Nepal, Asia

NEP02b - Ray Of Hope Society - Community Development, Nawal Parasi: Partnership Reports

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Report Date: April 23, 2010

Report Received Following Visit by BHW Field Director


Church Planting

His Flock Fellowships

When we were here a year ago there were 19 churches in this network. The network is called “His Flock Fellowship” and I guess you could call it the denomination but it’s not really, more a loose network. They encourage people to be church planting and to work with churches in an existing area. If there is no church in that area then they plant one of these “His Flock Fellowships.” Last year there were 19, now there are 71! They are all being developed and led by graduates from their training programme. Of the 71 churches, 27 are fully engaged and others are in varying stages of development. To be called a church a number of criteria have to be met: they have to have at least 12 baptised members, be meeting regularly and have a pastor. 

First Christian in this  community after Niranjin

Nepal Pastoral Training Ministry

Part of the church planting work here is what Niranjan Adhikary calls “Nepal Pastoral Training Ministry” or “NPTM.” They buy books from a group called BTC based out of Bangalore, India. It’s an American curriculum but they are printed in Bangalore. Niranjan has been getting some personal support from BTC and that is being continued until the end of 2010 at which time it will finish. The churches are really struggling to develop as the growth has occurred very quickly and they are struggling with management. They don’t have any intention of pushing the planting of new churches in the near future. For Niranjan, church development and quality are very important.

They have run into a couple of problems. The church planters that are out there in the field are often pretty poor. A lot of Asian mission agencies come along, especially from Korea and Singapore, who invite them to join their mission. They support them for a year or so and then they shoot through. When the support finishes the church planters all come back to Niranjin saying they have no money. There are also a lot of cults out there and some of the church planters are not yet trained well enough to be able to recognise this.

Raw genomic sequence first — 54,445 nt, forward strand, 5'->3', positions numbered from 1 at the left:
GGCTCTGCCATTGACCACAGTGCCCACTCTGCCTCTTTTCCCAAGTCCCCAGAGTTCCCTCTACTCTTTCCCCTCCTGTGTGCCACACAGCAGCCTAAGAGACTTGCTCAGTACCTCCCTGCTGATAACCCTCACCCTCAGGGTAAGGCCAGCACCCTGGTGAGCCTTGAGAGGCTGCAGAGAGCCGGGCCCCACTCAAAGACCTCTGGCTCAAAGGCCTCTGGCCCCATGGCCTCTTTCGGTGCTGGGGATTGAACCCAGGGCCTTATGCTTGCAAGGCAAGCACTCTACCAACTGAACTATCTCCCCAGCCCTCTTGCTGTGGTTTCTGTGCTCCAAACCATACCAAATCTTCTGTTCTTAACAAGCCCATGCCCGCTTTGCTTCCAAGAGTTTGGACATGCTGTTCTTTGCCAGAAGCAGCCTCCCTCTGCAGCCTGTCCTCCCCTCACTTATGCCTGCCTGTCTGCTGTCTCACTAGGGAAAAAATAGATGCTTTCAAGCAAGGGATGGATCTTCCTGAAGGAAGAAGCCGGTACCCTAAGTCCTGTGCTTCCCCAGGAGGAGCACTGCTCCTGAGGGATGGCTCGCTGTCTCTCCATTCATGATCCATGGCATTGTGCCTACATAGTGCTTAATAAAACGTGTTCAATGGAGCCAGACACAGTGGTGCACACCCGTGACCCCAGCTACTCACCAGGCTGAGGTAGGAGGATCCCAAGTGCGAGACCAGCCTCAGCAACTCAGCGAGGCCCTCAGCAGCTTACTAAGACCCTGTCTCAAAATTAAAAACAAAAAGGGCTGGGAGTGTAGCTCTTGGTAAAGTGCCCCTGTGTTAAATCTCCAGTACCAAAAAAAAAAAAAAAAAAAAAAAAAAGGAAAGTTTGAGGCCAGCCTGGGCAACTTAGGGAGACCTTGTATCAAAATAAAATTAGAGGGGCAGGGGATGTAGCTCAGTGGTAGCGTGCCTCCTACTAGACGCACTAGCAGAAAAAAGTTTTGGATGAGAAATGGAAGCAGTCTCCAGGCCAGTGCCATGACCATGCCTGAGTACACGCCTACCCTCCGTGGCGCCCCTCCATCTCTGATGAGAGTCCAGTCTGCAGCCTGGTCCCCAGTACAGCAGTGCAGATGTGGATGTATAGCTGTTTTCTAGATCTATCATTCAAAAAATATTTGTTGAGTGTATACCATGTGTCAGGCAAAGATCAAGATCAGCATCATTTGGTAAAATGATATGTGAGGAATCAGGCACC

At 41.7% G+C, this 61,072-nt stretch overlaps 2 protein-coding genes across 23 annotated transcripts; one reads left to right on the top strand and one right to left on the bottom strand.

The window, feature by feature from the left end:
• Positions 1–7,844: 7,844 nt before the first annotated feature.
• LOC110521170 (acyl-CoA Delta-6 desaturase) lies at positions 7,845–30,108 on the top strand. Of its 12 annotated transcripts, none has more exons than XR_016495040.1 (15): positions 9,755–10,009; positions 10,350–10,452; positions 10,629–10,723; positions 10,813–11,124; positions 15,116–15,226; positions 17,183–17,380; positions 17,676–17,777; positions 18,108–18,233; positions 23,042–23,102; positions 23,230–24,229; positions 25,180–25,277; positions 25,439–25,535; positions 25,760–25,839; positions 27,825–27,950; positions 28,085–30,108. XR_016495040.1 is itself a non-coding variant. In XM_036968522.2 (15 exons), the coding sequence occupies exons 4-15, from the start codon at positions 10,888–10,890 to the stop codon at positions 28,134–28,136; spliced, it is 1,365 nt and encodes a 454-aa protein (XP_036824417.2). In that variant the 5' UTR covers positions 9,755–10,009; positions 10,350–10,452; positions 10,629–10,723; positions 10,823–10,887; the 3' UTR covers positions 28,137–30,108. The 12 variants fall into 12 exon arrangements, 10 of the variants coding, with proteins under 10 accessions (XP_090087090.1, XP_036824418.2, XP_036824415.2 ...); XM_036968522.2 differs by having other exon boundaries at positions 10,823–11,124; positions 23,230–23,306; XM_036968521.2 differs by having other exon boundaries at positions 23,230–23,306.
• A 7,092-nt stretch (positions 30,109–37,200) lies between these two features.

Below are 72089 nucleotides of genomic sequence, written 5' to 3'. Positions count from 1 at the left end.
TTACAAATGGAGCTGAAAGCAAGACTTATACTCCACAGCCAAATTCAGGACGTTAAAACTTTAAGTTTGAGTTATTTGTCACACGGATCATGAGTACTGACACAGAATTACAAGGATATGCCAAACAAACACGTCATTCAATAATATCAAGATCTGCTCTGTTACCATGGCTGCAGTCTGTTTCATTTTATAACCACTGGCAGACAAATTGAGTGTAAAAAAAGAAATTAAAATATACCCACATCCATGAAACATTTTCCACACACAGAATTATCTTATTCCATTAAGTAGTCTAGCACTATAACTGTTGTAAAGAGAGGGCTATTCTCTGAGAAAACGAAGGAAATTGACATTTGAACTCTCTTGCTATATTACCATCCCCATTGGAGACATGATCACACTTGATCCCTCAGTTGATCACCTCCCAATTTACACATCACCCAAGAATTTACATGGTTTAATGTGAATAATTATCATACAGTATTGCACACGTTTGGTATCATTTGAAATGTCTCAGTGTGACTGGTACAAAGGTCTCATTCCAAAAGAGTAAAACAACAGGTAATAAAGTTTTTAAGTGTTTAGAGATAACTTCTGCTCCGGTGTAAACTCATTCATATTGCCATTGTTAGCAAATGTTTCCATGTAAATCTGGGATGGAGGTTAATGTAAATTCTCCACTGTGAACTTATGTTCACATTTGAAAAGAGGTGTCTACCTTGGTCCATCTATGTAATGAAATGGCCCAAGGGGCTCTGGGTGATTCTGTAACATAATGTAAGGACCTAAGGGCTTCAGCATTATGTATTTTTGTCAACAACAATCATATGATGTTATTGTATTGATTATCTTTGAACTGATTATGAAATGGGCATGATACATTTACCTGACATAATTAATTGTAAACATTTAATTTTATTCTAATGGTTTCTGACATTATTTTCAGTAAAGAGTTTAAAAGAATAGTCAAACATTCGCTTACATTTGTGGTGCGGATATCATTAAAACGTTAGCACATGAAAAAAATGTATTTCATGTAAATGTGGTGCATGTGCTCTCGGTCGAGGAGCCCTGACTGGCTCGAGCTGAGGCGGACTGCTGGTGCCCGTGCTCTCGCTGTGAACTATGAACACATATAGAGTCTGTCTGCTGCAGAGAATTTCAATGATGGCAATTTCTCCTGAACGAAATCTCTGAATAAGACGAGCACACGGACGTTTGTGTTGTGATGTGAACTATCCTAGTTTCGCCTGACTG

They are not trying to grow an organisation or denomination but to assist all those that want to work with them. BHW really likes this about them. Sustainable church development is the model and many people, even missionaries, are criticising them for this. They say, “this is a business model, not a biblical model and the pastor should be fully supported by a church. If you are working, then it’s not biblical.” They therefore have their battles in the area of church planting.

I started this report with church planting because at the end of the day, that’s the purpose for everything else that is being done in Nepal. The major outcome we want to see in the Ray of Hope Society is not just new churches being planted but sustainable new churches being planted. This is an important point to make.



Resource Centre

The resource centre is their revolving fund. This is the foundation for setting up small scale businesses, giving loans and then people paying back in so that eventually this fund will support the development of new Societies. (Society is the local word for a church here) The primary Resource Centre is managed out of Kathmandu and Niranjan is the key person for this fund.  From this main resource centre, funds have been put into a number of other projects. 

Local farmer

Agricultural Cooperative

Dumkauli is a small village in Nawal Parasi District. In this rural area, near to the clinic, they have put some funds together and started an agricultural cooperative. The local farmers came up with the name “Transparent Agriculture Cooperative Ltd.” There is no other coop in the area. The locals have been ripped off by banks and loan merchants.

It is for farmers and they don’t have to be Christians; anybody can join as long as they are a farmer. The idea is they pay in every month 100 rupees (NZ$2). (Rate = 70:$US1, 50:$NZ1). Currently 200 farmers have joined so they are now putting in their money. 20 farmers have so far received loans. They all get little passbooks and it’s all very well documented. The money they put in is then lent out to members and is all recorded so if they want to withdraw their money they can do so.


The second major lending from the Resource Centre is money sent through specifically for sewing. $US3,000 was sent through last year. This has been divided as follows:

Teaching others to sew

a) Durga - Kathmandu